Sustainability Challenges: Alternative Packaging and the Idea of Green by Default
As our effort known as Albatross SHAVES the World from Plastic progresses we have been striving to get in more retail stores. For small stores our standard fiber bag solution has worked brilliantly as a packaging means because it is quite easy to simply take the bags off the shelf and glance inside. As we approach what I will call ‘stores with aisles,’ which as you know sell plastic razors, we are often confronted with a resistance to our own resistance to using plastic packaging at stores. Stores with aisles specifically often make 2 main points:
Customer must see the razor itself
[This means we can’t simply place the razor in the bag and hang the bag on the shelf which would be the easiest and in our opinion best option]
Clear plastic packaging not only enables people to see what is inside, but it can be trusted to securely hold the contents
[This is more of an impression type of issue even though expensive cartridge razors do come in a sealed plastic package]
We find this unfortunate but acknowledge the reasons why. Customer tastes necessarily tie retailers’ hands: if a customer won’t buy it, or won’t even take the time to glance in the bag and see the razor inside, retailers can’t sell it. However, we ask: What will it take to get retailers to take a risk on Alternative Packaging? We ask this because we feel all retailers need to start taking opportunities to showcase products with low impact packaging.
Before we continue, I’d like to note that though bioplastics are exciting, many still take a long time to decompose and, the elephant in the room, continue to remain largely superfluous. They are still energy intensive to produce, must be shipped at some points in their life, and may not offer any further product protection. They are simply there because we think they should be, and companies have obliged us. Similar but slightly weaker arguments can be made for cardboard-- if it’s use is superfluous, it is a waste.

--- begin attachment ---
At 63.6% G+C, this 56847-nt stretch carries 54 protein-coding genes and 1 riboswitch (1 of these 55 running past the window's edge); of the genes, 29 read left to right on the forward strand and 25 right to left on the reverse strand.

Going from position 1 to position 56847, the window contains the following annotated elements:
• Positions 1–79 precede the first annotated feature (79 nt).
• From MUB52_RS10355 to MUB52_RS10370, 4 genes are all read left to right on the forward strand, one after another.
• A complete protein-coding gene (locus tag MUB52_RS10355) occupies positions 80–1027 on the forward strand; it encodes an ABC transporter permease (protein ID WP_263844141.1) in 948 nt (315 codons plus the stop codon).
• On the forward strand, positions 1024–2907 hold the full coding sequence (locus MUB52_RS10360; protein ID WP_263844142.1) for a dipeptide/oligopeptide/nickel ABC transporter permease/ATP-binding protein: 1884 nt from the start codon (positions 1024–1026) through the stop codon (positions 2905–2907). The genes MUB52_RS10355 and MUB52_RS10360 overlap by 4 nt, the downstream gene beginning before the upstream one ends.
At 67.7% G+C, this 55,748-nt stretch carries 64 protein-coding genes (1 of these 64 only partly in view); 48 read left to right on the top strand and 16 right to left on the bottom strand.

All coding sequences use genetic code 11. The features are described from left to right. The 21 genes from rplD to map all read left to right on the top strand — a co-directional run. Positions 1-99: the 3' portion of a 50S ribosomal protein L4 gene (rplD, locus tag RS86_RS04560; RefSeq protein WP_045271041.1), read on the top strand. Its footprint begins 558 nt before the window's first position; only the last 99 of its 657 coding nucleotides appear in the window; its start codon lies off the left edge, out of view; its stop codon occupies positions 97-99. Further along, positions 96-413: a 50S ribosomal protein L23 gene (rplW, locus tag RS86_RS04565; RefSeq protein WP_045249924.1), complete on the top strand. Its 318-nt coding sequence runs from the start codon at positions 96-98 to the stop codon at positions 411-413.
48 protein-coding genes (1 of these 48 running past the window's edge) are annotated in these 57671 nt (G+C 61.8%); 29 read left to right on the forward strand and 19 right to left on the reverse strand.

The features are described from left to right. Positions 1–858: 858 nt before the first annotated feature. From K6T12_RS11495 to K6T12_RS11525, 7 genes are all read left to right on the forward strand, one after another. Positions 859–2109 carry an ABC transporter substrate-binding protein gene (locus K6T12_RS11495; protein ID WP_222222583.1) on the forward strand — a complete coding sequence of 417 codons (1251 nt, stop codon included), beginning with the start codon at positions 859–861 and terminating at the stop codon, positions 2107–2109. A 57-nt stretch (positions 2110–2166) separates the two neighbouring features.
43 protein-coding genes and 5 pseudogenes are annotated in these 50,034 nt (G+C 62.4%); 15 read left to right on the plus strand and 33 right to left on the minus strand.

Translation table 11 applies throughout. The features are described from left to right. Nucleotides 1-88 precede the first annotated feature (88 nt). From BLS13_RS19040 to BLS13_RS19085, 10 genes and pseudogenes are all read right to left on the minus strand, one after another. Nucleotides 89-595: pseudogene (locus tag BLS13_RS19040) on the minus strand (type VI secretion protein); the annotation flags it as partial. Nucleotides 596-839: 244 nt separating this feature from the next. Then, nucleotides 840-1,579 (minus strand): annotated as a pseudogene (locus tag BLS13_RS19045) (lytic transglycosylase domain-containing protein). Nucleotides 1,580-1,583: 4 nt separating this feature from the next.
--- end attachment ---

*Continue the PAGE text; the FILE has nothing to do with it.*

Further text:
So, where do we go from here? Well, this is just the first post in what we hope will be a discussion. We at Albatross want to actively pursue better answers. We feel one important thing that must take place is creating signals to large retailers that we would rather have less packaging and especially not plastic packaging.
The idea of being Green by Default seems to mean something more applicable to describing, say, a default Print setting set to using double-sided pages or a light in front of a door to turn off after 3 minutes. But, can we make it apply to things like Alternative Packaging? What would this situation look like?
Would large grocery chains agree to guarantee X% of their products are packaged sustainably? Would other large retailers say, “We know stocking our shelves is a standardized process, and we also know alternative packaging can’t always be standardized but is otherwise important and good. We are willing to take risks [no blisterpacks] in how we hang our consumable goods.“